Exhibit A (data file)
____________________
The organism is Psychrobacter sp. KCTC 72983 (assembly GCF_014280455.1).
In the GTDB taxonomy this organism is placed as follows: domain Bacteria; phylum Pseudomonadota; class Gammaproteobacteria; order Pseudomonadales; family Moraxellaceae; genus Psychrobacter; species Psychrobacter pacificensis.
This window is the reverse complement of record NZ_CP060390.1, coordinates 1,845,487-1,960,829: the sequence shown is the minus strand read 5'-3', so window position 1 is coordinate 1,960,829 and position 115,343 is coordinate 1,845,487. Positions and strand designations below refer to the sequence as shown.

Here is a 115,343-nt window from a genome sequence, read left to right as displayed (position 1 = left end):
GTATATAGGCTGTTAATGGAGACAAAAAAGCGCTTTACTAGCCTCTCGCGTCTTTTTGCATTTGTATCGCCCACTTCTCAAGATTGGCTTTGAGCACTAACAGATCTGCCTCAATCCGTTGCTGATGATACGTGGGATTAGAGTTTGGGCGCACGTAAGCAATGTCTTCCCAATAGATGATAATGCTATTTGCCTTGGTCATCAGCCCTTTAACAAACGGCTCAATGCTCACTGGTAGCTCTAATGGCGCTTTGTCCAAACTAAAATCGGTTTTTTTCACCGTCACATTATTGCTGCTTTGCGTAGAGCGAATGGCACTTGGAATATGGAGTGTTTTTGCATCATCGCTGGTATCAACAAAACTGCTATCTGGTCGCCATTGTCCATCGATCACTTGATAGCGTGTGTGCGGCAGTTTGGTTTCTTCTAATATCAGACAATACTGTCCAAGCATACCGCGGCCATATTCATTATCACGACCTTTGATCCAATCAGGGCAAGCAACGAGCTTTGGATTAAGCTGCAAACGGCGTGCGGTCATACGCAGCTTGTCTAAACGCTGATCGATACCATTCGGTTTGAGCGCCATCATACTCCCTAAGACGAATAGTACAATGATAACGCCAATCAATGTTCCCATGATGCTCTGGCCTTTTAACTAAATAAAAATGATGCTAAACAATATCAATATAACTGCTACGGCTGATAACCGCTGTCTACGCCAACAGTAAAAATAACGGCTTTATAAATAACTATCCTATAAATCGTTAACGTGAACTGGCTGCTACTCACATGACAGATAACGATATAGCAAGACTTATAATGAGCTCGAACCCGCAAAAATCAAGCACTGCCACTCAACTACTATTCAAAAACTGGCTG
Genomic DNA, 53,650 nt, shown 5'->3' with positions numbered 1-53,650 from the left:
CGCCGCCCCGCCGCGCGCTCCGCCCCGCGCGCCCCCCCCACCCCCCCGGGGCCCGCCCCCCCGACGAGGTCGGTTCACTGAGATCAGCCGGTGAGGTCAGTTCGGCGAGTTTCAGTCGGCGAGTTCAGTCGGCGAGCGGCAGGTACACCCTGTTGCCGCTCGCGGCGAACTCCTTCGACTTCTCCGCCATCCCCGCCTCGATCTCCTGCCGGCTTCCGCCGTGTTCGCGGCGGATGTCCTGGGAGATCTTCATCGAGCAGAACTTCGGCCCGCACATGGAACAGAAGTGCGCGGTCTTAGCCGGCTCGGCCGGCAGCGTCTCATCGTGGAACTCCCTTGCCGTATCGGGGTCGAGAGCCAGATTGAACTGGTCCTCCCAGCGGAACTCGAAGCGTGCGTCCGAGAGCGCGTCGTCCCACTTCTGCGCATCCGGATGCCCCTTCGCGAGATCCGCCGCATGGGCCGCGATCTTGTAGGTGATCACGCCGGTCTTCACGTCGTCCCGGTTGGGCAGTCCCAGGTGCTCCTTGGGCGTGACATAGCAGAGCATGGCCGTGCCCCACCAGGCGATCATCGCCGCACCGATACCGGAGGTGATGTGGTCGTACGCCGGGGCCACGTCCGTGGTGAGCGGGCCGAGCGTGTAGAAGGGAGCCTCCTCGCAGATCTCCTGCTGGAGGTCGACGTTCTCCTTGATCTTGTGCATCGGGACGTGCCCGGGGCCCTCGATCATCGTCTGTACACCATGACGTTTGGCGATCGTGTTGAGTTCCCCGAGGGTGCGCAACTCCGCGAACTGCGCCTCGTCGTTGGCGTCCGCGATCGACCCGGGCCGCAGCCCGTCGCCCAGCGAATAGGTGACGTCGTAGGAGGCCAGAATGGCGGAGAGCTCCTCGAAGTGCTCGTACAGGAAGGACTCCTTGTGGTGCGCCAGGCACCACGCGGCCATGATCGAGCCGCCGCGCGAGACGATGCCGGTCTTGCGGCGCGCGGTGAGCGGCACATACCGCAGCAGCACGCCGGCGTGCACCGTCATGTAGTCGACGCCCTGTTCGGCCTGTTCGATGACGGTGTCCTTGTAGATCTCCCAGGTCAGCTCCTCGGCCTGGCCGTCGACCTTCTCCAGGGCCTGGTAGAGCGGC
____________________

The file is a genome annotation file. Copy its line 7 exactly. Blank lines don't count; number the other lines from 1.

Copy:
CGCCGCCCCGCCGCGCGCTCCGCCCCGCGCGCCCCCCCCACCCCCCCGGGGCCCGCCCCCCCGACGAGGTCGGTTCACTGAGATCAGCCGGTGAGGTCAGTTCGGCGAGTTTCAGTCGGCGAGTTCAGTCGGCGAGCGGCAGGTACACCCTGTTGCCGCTCGCGGCGAACTCCTTCGACTTCTCCGCCATCCCCGCCTCGATCTCCTGCCGGCTTCCGCCGTGTTCGCGGCGGATGTCCTGGGAGATCTTCATCGAGCAGAACTTCGGCCCGCACATGGAACAGAAGTGCGCGGTCTTAGCCGGCTCGGCCGGCAGCGTCTCATCGTGGAACTCCCTTGCCGTATCGGGGTCGAGAGCCAGATTGAACTGGTCCTCCCAGCGGAACTCGAAGCGTGCGTCCGAGAGCGCGTCGTCCCACTTCTGCGCATCCGGATGCCCCTTCGCGAGATCCGCCGCATGGGCCGCGATCTTGTAGGTGATCACGCCGGTCTTCACGTCGTCCCGGTTGGGCAGTCCCAGGTGCTCCTTGGGCGTGACATAGCAGAGCATGGCCGTGCCCCACCAGGCGATCATCGCCGCACCGATACCGGAGGTGATGTGGTCGTACGCCGGGGCCACGTCCGTGGTGAGCGGGCCGAGCGTGTAGAAGGGAGCCTCCTCGCAGATCTCCTGCTGGAGGTCGACGTTCTCCTTGATCTTGTGCATCGGGACGTGCCCGGGGCCCTCGATCATCGTCTGTACACCATGACGTTTGGCGATCGTGTTGAGTTCCCCGAGGGTGCGCAACTCCGCGAACTGCGCCTCGTCGTTGGCGTCCGCGATCGACCCGGGCCGCAGCCCGTCGCCCAGCGAATAGGTGACGTCGTAGGAGGCCAGAATGGCGGAGAGCTCCTCGAAGTGCTCGTACAGGAAGGACTCCTTGTGGTGCGCCAGGCACCACGCGGCCATGATCGAGCCGCCGCGCGAGACGATGCCGGTCTTGCGGCGCGCGGTGAGCGGCACATACCGCAGCAGCACGCCGGCGTGCACCGTCATGTAGTCGACGCCCTGTTCGGCCTGTTCGATGACGGTGTCCTTGTAGATCTCCCAGGTCAGCTCCTCGGCCTGGCCGTCGACCTTCTCCAGGGCCTGGTAGAGCGGC